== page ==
# Nice little proof, can any one do it?

1. Sep 5, 2009

### rusticle

A linear transformation F is said to be one-to-one if it satisfies the following condition: if F(u) = F(v) then u = v. Prove that F is one-to-one if and only if Ker(F) = {0}.

2. Sep 5, 2009

3. Sep 5, 2009

### arildno

a) IF one-to one..
You are to show that this implies the kernel of F contains just the 0 element.

Now, you can prove that this must be true, by way of contradiction:

ASSUME that the i) linear transformation F is both ii) one-to-one AND has iii) non-zero vectors in its kernel.

Show that i)+iii) implies that F is NOT one-to-one!

4. Sep 5, 2009

### rusticle

hmmm yeah my friend posed this proof to me and asked me to try and find a good solution to it if i could, to be honest i have idea! its possible that i just lack the algebra to do so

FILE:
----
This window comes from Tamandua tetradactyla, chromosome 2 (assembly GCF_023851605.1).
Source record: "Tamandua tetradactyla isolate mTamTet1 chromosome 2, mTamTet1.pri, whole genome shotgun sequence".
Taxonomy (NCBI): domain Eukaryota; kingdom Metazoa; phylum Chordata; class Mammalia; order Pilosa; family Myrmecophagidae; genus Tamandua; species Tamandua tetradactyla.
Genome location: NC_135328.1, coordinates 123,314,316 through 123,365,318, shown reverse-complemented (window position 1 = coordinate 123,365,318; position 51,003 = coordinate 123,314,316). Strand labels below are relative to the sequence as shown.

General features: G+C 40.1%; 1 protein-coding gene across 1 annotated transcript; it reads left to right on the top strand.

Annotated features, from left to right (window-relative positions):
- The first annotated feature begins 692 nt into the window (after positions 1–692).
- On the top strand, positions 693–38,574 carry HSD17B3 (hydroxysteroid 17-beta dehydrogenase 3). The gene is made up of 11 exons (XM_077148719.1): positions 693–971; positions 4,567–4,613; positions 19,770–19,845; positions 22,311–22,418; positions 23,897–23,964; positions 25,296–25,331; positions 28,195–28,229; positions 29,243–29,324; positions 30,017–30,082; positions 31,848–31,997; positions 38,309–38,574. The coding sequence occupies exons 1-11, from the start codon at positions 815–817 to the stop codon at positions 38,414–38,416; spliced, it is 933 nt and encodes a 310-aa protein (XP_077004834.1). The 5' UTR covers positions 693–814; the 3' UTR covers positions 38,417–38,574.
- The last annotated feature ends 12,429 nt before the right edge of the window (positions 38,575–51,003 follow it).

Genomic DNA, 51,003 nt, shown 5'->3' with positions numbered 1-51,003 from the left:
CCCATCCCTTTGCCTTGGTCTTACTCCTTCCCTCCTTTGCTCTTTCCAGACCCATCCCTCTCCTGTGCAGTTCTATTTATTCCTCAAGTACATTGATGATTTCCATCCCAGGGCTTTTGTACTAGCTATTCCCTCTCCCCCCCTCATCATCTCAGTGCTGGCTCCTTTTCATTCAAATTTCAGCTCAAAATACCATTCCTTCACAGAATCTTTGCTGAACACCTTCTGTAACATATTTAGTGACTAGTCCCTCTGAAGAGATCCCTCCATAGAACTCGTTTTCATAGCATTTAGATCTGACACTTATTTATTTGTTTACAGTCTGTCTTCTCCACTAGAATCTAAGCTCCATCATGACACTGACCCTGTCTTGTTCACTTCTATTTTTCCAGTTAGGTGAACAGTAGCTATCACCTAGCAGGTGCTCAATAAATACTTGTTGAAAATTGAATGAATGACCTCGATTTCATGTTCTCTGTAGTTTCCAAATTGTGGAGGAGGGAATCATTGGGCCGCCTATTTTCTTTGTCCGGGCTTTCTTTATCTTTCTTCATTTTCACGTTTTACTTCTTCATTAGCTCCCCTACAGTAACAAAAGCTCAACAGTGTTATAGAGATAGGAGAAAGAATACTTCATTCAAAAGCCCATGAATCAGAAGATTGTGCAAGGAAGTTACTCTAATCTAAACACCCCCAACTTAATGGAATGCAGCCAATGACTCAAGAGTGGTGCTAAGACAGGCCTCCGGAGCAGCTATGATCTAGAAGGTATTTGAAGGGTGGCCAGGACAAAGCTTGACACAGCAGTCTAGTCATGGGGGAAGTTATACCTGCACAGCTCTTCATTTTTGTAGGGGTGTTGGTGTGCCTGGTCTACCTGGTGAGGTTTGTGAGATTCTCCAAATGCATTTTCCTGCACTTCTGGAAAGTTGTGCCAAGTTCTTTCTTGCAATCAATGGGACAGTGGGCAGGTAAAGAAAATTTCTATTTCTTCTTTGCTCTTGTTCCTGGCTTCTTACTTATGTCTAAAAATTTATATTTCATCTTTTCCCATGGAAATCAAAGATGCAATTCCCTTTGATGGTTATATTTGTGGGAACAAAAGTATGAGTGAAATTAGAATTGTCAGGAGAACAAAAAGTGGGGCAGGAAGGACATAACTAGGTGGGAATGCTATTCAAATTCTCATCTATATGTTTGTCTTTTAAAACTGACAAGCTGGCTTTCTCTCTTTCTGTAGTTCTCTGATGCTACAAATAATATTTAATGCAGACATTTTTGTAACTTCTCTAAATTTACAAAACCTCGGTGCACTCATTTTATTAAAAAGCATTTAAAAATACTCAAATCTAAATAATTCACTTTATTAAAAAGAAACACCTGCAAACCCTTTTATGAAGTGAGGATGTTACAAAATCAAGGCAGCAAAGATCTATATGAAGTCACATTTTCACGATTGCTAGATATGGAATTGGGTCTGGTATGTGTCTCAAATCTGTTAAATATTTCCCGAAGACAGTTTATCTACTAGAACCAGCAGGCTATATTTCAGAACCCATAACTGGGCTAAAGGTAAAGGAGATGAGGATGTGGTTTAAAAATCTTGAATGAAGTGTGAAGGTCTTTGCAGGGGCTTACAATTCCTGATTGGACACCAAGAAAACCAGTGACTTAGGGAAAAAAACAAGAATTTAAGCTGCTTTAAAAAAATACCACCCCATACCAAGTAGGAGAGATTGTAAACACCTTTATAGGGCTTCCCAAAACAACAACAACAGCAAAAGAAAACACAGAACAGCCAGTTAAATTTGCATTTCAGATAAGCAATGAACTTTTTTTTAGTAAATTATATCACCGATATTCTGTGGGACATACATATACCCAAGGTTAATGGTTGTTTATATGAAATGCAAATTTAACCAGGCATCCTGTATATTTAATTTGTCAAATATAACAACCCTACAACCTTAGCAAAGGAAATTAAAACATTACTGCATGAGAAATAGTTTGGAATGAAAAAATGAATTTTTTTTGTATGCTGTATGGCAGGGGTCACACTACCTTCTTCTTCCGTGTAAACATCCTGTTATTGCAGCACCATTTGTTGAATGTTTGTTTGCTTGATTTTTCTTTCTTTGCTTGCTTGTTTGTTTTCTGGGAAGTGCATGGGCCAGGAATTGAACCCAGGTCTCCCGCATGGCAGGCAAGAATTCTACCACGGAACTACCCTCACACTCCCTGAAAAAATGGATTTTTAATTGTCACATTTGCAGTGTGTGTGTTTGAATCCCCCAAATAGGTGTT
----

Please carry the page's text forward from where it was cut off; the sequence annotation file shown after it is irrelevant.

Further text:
5. Sep 5, 2009

### snipez90

Um, this proof doesn't really require any algebra, just the basic properties that define a linear transformation. For the reverse direction, suppose F(u) = F(v) so that F(u) - F(v) = F(u-v).

For the forward direction, you could also prove that F(0) = 0, which means that {0} is contained in Ker(F), so you just have to prove that Ker(F) is contained in {0}. Let v be in Ker(F), find out what this means and remember that you should have proved 0 = F(0).

6. Sep 6, 2009

### rusticle

ah thanks snipez90, pretty sure ive got it out!